Its flowers are so tiny that you can hardly see them with your naked eyes.

What Is The Basic Carnivorous Octopus Plant Care Guide?

octopus plant scientific name

Octopus Plant Care

Here are fundamental guidelines on caring for the carnivorous octopus plant that you should pay close attention to.


  • You can water an octopus plant in two ways: soaking or misting it with water.
  • Tilt the octopus plant downwards and do some slight shake-offs to prevent its leaves from accumulating extra water.
  • Avoid watering it too frequently, as it could be waterlogged.
  • Don’t give the healthy plant too little water. It is easy to notice the water shortage in a plant via its curled leaves.

Apply Fertiliser

  • After burying the octopus plant’s seed, you must not fertilize it immediately or after a short time span. Some fertilizer components can lead to young seedlings’ death.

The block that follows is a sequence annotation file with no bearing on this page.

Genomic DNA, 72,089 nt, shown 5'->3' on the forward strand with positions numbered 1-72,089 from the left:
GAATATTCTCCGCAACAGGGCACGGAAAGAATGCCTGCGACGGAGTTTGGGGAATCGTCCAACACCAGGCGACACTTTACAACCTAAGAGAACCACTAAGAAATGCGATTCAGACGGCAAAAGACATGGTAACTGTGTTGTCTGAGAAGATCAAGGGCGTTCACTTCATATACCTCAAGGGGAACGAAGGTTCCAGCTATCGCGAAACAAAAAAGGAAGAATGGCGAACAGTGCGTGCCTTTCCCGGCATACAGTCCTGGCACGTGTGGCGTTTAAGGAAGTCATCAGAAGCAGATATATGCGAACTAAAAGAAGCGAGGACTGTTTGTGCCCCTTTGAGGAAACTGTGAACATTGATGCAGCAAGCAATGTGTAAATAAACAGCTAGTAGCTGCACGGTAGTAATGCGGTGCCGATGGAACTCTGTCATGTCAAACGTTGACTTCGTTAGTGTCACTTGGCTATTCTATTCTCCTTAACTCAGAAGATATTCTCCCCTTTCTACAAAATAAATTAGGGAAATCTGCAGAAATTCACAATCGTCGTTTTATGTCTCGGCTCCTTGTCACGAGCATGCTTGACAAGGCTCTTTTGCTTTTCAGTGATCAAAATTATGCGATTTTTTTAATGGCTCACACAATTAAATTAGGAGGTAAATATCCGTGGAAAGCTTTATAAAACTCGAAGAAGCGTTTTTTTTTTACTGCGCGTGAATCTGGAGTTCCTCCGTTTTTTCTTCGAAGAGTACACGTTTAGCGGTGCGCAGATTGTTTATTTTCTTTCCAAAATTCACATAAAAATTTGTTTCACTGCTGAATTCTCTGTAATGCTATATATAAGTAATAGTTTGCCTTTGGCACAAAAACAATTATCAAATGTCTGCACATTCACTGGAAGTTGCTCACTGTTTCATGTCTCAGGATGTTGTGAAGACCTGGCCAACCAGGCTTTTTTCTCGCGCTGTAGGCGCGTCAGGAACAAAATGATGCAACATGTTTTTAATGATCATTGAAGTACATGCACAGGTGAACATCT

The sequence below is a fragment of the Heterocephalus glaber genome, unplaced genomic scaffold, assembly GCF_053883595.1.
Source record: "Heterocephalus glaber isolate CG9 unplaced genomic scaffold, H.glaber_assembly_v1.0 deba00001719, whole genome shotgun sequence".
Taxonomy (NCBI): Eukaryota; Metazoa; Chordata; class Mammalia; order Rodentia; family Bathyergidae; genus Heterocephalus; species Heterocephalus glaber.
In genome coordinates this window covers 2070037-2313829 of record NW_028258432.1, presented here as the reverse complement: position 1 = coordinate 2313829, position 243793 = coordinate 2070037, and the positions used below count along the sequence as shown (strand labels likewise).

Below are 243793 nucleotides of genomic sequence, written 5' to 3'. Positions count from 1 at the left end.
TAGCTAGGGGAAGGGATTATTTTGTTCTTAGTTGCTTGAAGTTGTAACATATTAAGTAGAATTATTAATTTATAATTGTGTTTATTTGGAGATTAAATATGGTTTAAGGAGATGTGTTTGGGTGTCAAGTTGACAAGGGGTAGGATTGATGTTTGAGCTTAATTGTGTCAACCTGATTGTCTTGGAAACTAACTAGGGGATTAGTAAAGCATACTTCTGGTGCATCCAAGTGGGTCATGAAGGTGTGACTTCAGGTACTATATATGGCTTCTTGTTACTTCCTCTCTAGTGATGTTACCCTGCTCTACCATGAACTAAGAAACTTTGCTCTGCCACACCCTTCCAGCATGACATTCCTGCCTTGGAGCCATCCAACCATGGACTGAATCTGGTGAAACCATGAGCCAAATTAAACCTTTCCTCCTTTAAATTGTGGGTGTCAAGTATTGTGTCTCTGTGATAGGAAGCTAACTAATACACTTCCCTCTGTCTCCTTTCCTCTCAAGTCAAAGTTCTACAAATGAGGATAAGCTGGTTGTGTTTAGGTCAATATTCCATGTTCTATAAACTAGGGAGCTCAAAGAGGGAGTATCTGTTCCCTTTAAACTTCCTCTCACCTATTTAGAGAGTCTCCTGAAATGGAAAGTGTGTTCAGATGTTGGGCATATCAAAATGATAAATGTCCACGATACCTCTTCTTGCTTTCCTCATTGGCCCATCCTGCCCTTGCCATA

• The perfect time for fertilizing is during the interval between seasons, like between fall and winter or spring and winter.
  • Fertilizing the octopus carnivorous plant at night is recommended because its stoma often opens during this time.
  • Don’t fertilize too much, which could put its health in jeopardy.
  • Only use a moderate amount of fertilizer and increase the frequency over time.


  • The best condition for an octopus plant is bright scattered sunshine.
  • Don’t expose your plant to direct sunlight, especially in summer. You can cling to the grow light with the assistance of fluorescent lamps.
  • Don’t be surprised if your plant changes leaf colors, which can be attributed to the difference in leaves’ intensity.
  • 3-6 hours of sunlight per day is optimal for its growth.